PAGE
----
Will your horse respond to your bit? - Page 61

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Will your horse respond to your bit?

This is a discussion on Will your horse respond to your bit? within the Horse Training forums, part of the Training Horses category

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    11-13-2013, 12:40 AM
Mango, where much of my knowledge came from is a lifetime of riding horses in different bits, seeing what worked and what didn't work and learning how to handle a particular bit to get a good response from it. Some of it was taught to me by more experienced horsemen and some I learned on my own from horses' reactions to how the bit was handled, both in my own horses and what I saw in observation of others riding their own horses.

Another good place to start will be in the Tack and Equipment section here. There are a couple of posts that are stickied at the top of that section, one about snaffles and english bits and another that I did about western and curb bits. That will help to give you a start anyway.

Also, don't be afraid to ask on here. If you see a bit and you want to know more about it's function and proper use, post a thread with a picture and there will be plenty of people willing to explain how it works and what its proper usage is.
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    11-24-2013, 10:30 PM
The most common type of English bit is the Dee ring, which, from the side, looks like a "D". It is one of the easiest bits on a horse, meaning that it isn't as harsh as other types. A "happy mouth" is the easiest because it is made of rubber.
    12-21-2013, 06:22 AM
Results come from what you put in their head,
not what you put on it.[/QUOTE]
I have come to discover a one rein practice gives good training response
    12-21-2013, 08:41 AM
When a teen, a dressage rider for Germany, told us if we didn't get the responses we wanted in a snaffle bit to go back to basics and plug the holes in the training. Years later I wound up owning what many would consider a hard mouthed horse. I discovered part of his issue was the thickness of the bit. I switched from an eggbutt to a loose ring, both having a single joint. He was more responsive in the loose ring. One day I decided to check his responses if I merely tickled the rein with my pinky. I was amazed at the quickness of his responses. He became light as a feather. I did the same with another horse and was soon getting the same responses. It's not just about asking but it's about the speed of the rider's release as well.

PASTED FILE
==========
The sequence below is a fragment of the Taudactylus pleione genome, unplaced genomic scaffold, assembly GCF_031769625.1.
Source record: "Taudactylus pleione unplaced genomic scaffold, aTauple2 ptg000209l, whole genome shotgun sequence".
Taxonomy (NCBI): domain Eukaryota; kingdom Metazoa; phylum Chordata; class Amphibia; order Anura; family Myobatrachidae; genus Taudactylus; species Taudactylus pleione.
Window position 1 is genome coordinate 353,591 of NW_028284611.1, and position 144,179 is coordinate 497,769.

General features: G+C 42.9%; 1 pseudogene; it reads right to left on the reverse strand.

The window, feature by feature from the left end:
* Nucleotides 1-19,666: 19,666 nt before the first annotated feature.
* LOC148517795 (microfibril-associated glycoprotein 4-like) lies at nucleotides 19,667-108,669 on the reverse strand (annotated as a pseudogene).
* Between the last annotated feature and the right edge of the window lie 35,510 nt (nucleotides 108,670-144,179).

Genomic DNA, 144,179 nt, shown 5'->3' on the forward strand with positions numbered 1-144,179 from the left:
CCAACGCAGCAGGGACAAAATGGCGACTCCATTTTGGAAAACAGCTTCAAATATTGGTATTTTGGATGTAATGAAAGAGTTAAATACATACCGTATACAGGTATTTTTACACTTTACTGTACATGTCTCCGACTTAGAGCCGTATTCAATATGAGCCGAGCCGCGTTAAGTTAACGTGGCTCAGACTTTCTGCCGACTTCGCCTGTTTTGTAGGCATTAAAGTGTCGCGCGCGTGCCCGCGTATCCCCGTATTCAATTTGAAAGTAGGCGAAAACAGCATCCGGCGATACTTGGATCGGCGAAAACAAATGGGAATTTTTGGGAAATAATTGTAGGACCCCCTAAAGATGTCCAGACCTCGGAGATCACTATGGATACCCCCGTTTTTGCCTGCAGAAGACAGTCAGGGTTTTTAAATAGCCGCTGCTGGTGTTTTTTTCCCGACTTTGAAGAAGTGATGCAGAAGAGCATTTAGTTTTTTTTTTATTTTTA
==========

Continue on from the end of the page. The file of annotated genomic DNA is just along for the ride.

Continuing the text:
bsms likes this.
    02-24-2014, 05:50 PM
Originally Posted by AlexisPaige    
...This man can collect any horse in 10 minutes by using the double reins he invented. And if it doesn't work, He'll give you a full refund.
Then it is not real collection. Many horses simply are not fit enough in the right areas to collect properly after 10 minutes of work.
smrobs and jaydee like this.
    02-24-2014, 06:10 PM
Super Moderator
Originally Posted by AlexisPaige    
After reading through this forum, I can conclude that I MAY be the only one in here that knows about Al Ragusins - Double Reins. If you go to alragusin.com you can watch 10-12 hours of FREE training videos. This man can collect any horse in 10 minutes by using the double reins he invented. And if it doesn't work, He'll give you a full refund.
You cannot achieve real collection by using any sort of reins or bit to hold the horses head in - collection comes from creating impulsion from behind and riding a horse forwards into a light resisting hand
You can create a head set but that is not collection.
smrobs and EquineObsessed like this.
    02-24-2014, 07:05 PM
Originally Posted by AlexisPaige    
...If you watch the videos you can see for yourself that the horses are properly collected.
The screen capture below comes from 10 min & 47 seconds into this video:

One of the Eight Videos in the Training Your Own Horse DVD - YouTube

It is supposed to be good riding with a really good leg position. (See at 10 minutes, also).

Anyone who wants to take riding advice from this can do so. I suggest passing on it.
EquineObsessed likes this.
    02-24-2014, 07:09 PM
Collection has very little to do with headset. Collection starts with moving from the behind- impulsion- and moves forward. The horse will then carry its back, shoulders, neck, and finally the head properly. Using gadgets, like double reins, may create a headset but will NOT achieve collection.

Edit: I just realized jaydee and I said the same thing. Sorry about that!
    02-28-2014, 08:51 PM
(That vid looks like a prescription for a horse flipping over because of the effect on the bars.....not safe.)
    03-24-2014, 10:18 AM
Great article.

I was noticing what you wrote about having soft hands. At one point during my involvement with horses, I thought I knew a lot. Now I really see how little I know. Unfortunately, my horse is the one that paid for my ignorance.

I can not change the past, but I can make every effort to improve the future!
smrobs likes this.

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